Mr. Olney, Sec. of State, to Mr. Gana, Chilean min., June 28, 1895, For.
Rel. 1895, I. 83.


§ 1074.

By Art. V. of the Jay treaty, the determination of what was the true river St. Croix under the treaty of peace of 1783 was committed to a board of three commissioners, one to be appointed by each government, and the third to be chosen by the two so appointed. When the American and British commissioners met, they found that there was a variance in the phraseology of their commissions, the former being authorized to render a decision" with the other commissioners," while the British commissioner's commission expressly declared that full effect would be given to any decision made by him "with the other two commissioners" or by "the major part of the said three." Attorney-General Lee, July 26, 1796, 1 Op. 66, had advised the Secretary of State that the concurrence of all three commissioners was necessary to a decision. Neither government, however, accepted this view; and the Attorney-General's opinion was expressly rejected by the United States in instructions to the American commissioner, dated August 22, 1796, with which a copy of the opinion was enclosed. In these instructions Mr. Pickering, who was then Secretary of State, after stating that he had consulted the Secretary of the Treasury and the Secretary of War, said:

"With respect to the operation of the decision of the commissioners, if you proceed to examine and decide the question we are unanimously of the opinion, contrary to that of the Attorney-General, that the determination of any two of the three commissioners (all being met on the business) will be binding on both parties, and for the following reasons:

"1. That the great object of the treaty was to terminate the differences between the two nations; among which was the dispute about the river St. Croix as their boundary.

"2. That the 5th article declares that question shall be referred to the final decision of commissioners to be appointed in the manner therein prescribed:' yet on both sides, the very possible, and even probable dissent of one of the commissioners must have been contemplated when the article was framed.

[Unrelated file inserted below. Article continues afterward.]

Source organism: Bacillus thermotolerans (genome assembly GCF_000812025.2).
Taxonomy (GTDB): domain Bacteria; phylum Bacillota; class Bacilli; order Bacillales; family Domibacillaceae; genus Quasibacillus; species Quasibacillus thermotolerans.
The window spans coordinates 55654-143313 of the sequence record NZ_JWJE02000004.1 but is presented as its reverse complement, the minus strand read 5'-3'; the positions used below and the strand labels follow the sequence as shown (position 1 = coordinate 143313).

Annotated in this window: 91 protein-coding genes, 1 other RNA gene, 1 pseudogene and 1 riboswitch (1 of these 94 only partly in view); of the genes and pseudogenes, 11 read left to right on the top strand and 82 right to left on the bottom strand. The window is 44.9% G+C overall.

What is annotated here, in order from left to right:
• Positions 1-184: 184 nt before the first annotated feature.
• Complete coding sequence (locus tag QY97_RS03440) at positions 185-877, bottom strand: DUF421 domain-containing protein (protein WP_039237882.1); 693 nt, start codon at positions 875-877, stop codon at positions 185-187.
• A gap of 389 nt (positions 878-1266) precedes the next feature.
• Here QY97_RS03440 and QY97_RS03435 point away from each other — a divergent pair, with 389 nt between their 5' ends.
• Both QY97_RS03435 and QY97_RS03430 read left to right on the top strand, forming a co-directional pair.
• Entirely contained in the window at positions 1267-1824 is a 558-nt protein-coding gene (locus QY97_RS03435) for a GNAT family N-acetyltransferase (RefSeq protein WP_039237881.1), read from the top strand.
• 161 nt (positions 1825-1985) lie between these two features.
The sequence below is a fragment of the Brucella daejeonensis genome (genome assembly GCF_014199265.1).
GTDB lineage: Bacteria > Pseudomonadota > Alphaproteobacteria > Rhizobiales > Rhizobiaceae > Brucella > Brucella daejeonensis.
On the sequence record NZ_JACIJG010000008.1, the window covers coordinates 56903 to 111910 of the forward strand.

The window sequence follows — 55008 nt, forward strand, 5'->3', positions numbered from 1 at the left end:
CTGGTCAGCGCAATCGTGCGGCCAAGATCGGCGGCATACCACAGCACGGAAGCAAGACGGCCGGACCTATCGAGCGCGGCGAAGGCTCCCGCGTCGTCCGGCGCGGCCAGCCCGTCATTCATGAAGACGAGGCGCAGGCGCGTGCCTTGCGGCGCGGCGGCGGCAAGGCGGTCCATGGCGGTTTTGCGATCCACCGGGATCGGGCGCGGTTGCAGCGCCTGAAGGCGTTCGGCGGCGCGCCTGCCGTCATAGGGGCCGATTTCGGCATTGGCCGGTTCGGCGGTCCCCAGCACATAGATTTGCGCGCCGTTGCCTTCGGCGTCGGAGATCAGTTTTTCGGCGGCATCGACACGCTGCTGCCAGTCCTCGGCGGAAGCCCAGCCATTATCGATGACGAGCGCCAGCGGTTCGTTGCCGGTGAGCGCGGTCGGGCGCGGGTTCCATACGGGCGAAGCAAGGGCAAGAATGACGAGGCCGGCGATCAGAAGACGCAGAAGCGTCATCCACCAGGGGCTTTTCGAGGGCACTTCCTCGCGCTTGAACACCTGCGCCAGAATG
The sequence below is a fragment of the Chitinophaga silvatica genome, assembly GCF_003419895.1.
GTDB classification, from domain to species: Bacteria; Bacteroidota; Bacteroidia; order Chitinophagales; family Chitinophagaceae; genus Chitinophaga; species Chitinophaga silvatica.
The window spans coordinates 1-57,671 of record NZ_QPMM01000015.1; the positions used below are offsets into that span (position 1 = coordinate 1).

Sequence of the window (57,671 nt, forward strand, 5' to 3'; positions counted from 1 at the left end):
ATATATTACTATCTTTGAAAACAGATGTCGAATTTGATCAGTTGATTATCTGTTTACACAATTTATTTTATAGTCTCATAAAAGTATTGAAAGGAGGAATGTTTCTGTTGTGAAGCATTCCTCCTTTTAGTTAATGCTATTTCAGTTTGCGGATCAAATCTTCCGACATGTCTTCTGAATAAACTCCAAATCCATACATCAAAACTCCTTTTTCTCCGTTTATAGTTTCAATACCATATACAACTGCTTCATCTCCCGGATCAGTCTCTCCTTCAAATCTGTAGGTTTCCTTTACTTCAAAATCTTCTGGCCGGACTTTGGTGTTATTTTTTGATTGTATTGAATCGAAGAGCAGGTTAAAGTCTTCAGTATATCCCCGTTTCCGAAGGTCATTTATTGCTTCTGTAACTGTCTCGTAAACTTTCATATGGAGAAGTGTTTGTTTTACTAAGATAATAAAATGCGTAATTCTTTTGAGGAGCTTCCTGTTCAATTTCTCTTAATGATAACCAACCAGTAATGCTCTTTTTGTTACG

"3. The parties, therefore, could never have intended to leave it positively in the power of either, against whom the decision should be made, to defeat its operation, by instructing its commissioner to withhold his signature from the declaration signed by the other two. "4. The nature of such transactions between parties at variance confirms the justness of the opinion, that two out of three agreeing, their decision will be binding; for when each has chosen one, or an equal number, another is appointed to insure a majority on one side or the other; one very important object of such an examination of any disputed point being, to bring the controversy about it to an end. This is exemplified in the 6th and 7th articles of the treaty, in which provision is made that three out of the five commissioners shall constitute a quorum for business; and any two of those three agreeing, their decision will be binding. Thus the differences mentioned in these two articles, which must embrace several millions of property, are to be terminated; and it is impossible to believe that two parties would purposely leave the termination of a third subject of difference to depend on the mere chance of unanimity among the arbitrators; especially when the only obvious and conceivable design of the appointment of the third commissioner must have been to insure a decision by the agreement of two out of the three; and when to have rested the final decision on the precarious and even improbable ground of unanimity, would have been evidently to risque the grand effect of the whole negotiation, the continuance of peace, by removing every cause of war."